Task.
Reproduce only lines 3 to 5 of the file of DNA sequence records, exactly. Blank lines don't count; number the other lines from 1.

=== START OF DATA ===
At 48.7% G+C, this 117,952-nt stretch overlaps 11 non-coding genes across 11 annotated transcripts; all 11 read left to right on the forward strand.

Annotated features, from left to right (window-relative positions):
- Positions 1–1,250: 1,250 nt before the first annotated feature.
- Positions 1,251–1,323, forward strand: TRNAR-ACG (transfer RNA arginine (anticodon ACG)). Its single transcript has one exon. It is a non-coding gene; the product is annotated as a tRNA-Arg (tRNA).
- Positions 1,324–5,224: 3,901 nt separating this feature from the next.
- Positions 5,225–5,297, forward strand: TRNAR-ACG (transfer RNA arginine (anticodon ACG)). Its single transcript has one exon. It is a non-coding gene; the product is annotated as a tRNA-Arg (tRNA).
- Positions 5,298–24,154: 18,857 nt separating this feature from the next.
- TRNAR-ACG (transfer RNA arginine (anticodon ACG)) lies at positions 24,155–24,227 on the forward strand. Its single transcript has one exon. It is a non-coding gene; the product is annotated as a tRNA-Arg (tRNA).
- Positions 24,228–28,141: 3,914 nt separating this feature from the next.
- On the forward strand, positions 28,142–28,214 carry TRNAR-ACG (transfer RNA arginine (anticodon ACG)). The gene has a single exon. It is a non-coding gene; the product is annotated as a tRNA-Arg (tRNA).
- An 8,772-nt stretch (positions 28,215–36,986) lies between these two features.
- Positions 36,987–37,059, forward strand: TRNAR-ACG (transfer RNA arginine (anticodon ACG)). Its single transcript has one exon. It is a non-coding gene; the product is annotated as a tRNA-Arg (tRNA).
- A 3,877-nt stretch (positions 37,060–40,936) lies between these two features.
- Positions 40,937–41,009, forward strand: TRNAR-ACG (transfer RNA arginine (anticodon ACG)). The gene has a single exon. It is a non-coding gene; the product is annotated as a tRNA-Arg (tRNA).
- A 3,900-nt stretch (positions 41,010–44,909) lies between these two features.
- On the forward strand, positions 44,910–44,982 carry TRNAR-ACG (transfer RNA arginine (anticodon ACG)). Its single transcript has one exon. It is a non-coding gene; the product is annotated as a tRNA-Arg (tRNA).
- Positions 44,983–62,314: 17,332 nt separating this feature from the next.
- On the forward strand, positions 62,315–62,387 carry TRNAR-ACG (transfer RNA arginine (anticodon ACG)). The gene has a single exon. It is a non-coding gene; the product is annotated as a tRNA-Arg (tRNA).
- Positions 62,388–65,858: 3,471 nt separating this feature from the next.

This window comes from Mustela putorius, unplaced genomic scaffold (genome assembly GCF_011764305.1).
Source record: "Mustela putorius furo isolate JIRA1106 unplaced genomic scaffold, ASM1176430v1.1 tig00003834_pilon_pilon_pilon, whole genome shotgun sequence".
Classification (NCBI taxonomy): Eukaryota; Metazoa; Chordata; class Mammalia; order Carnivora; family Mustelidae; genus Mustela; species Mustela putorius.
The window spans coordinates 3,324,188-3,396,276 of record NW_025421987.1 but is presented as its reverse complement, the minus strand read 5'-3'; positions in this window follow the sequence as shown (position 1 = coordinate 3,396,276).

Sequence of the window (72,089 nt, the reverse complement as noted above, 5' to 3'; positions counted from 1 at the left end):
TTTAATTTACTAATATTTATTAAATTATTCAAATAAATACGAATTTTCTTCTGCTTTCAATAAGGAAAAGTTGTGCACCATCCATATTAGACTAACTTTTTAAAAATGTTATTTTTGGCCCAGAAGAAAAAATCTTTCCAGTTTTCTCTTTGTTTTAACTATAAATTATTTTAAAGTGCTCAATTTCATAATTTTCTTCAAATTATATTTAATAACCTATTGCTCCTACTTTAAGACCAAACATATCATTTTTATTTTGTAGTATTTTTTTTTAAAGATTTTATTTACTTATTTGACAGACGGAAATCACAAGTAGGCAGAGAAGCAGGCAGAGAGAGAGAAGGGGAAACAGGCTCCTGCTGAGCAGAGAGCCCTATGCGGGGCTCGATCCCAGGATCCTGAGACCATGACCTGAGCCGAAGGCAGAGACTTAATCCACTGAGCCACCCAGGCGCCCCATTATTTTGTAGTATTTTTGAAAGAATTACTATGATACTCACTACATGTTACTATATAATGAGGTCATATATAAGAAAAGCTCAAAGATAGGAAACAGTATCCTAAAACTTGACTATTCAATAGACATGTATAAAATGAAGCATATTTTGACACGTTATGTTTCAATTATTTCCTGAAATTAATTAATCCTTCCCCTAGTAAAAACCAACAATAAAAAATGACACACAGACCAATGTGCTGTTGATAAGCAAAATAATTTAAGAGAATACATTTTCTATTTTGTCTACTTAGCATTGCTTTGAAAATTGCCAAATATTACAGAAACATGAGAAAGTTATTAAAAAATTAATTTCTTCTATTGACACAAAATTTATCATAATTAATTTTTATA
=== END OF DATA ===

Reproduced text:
- Positions 1–1,250: 1,250 nt before the first annotated feature.
- Positions 1,251–1,323, forward strand: TRNAR-ACG (transfer RNA arginine (anticodon ACG)). Its single transcript has one exon. It is a non-coding gene; the product is annotated as a tRNA-Arg (tRNA).
- Positions 1,324–5,224: 3,901 nt separating this feature from the next.